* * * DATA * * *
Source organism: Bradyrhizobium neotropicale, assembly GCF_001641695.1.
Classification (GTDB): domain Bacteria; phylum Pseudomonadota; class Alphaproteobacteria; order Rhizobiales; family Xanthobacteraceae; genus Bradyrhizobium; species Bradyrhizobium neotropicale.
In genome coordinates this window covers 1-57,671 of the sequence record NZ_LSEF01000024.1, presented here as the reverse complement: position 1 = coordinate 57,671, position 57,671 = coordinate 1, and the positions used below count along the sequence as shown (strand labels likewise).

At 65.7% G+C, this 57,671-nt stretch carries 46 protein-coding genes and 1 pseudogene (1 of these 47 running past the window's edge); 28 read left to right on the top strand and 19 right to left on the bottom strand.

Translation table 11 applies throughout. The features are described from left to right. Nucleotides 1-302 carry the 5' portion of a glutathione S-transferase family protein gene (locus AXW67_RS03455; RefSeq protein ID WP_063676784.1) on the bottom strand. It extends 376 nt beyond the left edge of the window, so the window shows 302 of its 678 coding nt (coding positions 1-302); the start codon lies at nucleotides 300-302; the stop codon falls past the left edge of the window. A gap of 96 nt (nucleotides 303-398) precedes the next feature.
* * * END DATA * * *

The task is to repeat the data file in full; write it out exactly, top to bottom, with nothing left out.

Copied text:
Source organism: Bradyrhizobium neotropicale, assembly GCF_001641695.1.
Classification (GTDB): domain Bacteria; phylum Pseudomonadota; class Alphaproteobacteria; order Rhizobiales; family Xanthobacteraceae; genus Bradyrhizobium; species Bradyrhizobium neotropicale.
In genome coordinates this window covers 1-57,671 of the sequence record NZ_LSEF01000024.1, presented here as the reverse complement: position 1 = coordinate 57,671, position 57,671 = coordinate 1, and the positions used below count along the sequence as shown (strand labels likewise).

At 65.7% G+C, this 57,671-nt stretch carries 46 protein-coding genes and 1 pseudogene (1 of these 47 running past the window's edge); 28 read left to right on the top strand and 19 right to left on the bottom strand.

Translation table 11 applies throughout. The features are described from left to right. Nucleotides 1-302 carry the 5' portion of a glutathione S-transferase family protein gene (locus AXW67_RS03455; RefSeq protein ID WP_063676784.1) on the bottom strand. It extends 376 nt beyond the left edge of the window, so the window shows 302 of its 678 coding nt (coding positions 1-302); the start codon lies at nucleotides 300-302; the stop codon falls past the left edge of the window. A gap of 96 nt (nucleotides 303-398) precedes the next feature.